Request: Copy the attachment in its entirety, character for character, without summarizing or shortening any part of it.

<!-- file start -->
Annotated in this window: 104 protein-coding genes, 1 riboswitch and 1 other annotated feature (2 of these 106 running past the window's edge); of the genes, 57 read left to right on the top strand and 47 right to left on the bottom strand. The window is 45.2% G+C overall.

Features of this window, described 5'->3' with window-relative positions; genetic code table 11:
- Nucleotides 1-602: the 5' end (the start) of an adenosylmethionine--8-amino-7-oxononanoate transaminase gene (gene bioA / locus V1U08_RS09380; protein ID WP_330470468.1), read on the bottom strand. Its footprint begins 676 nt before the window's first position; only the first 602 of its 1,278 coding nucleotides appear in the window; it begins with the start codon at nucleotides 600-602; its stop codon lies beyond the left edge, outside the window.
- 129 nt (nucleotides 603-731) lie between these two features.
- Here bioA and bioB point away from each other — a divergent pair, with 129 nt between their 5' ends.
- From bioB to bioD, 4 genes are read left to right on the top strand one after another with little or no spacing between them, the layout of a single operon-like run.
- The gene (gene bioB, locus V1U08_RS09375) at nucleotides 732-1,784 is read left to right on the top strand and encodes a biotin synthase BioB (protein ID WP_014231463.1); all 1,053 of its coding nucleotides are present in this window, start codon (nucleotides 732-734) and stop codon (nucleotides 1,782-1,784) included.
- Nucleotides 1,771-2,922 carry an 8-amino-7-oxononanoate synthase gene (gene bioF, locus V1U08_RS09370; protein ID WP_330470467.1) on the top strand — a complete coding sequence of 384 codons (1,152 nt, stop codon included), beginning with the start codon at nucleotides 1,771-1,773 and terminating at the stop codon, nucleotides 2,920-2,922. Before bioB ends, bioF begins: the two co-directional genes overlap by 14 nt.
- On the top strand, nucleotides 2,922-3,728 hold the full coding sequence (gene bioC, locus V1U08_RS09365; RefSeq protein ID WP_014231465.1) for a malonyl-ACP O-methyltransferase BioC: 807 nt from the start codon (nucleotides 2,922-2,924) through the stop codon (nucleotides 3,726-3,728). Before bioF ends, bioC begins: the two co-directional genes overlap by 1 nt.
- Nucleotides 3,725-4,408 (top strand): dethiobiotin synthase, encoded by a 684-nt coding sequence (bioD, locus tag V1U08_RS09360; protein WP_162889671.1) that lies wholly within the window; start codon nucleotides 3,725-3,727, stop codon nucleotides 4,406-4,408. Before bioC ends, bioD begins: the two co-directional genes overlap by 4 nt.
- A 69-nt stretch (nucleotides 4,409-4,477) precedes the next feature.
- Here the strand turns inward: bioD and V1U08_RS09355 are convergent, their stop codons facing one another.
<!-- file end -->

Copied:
Annotated in this window: 104 protein-coding genes, 1 riboswitch and 1 other annotated feature (2 of these 106 running past the window's edge); of the genes, 57 read left to right on the top strand and 47 right to left on the bottom strand. The window is 45.2% G+C overall.

Features of this window, described 5'->3' with window-relative positions; genetic code table 11:
- Nucleotides 1-602: the 5' end (the start) of an adenosylmethionine--8-amino-7-oxononanoate transaminase gene (gene bioA / locus V1U08_RS09380; protein ID WP_330470468.1), read on the bottom strand. Its footprint begins 676 nt before the window's first position; only the first 602 of its 1,278 coding nucleotides appear in the window; it begins with the start codon at nucleotides 600-602; its stop codon lies beyond the left edge, outside the window.
- 129 nt (nucleotides 603-731) lie between these two features.
- Here bioA and bioB point away from each other — a divergent pair, with 129 nt between their 5' ends.
- From bioB to bioD, 4 genes are read left to right on the top strand one after another with little or no spacing between them, the layout of a single operon-like run.
- The gene (gene bioB, locus V1U08_RS09375) at nucleotides 732-1,784 is read left to right on the top strand and encodes a biotin synthase BioB (protein ID WP_014231463.1); all 1,053 of its coding nucleotides are present in this window, start codon (nucleotides 732-734) and stop codon (nucleotides 1,782-1,784) included.
- Nucleotides 1,771-2,922 carry an 8-amino-7-oxononanoate synthase gene (gene bioF, locus V1U08_RS09370; protein ID WP_330470467.1) on the top strand — a complete coding sequence of 384 codons (1,152 nt, stop codon included), beginning with the start codon at nucleotides 1,771-1,773 and terminating at the stop codon, nucleotides 2,920-2,922. Before bioB ends, bioF begins: the two co-directional genes overlap by 14 nt.
- On the top strand, nucleotides 2,922-3,728 hold the full coding sequence (gene bioC, locus V1U08_RS09365; RefSeq protein ID WP_014231465.1) for a malonyl-ACP O-methyltransferase BioC: 807 nt from the start codon (nucleotides 2,922-2,924) through the stop codon (nucleotides 3,726-3,728). Before bioF ends, bioC begins: the two co-directional genes overlap by 1 nt.
- Nucleotides 3,725-4,408 (top strand): dethiobiotin synthase, encoded by a 684-nt coding sequence (bioD, locus tag V1U08_RS09360; protein WP_162889671.1) that lies wholly within the window; start codon nucleotides 3,725-3,727, stop codon nucleotides 4,406-4,408. Before bioC ends, bioD begins: the two co-directional genes overlap by 4 nt.
- A 69-nt stretch (nucleotides 4,409-4,477) precedes the next feature.
- Here the strand turns inward: bioD and V1U08_RS09355 are convergent, their stop codons facing one another.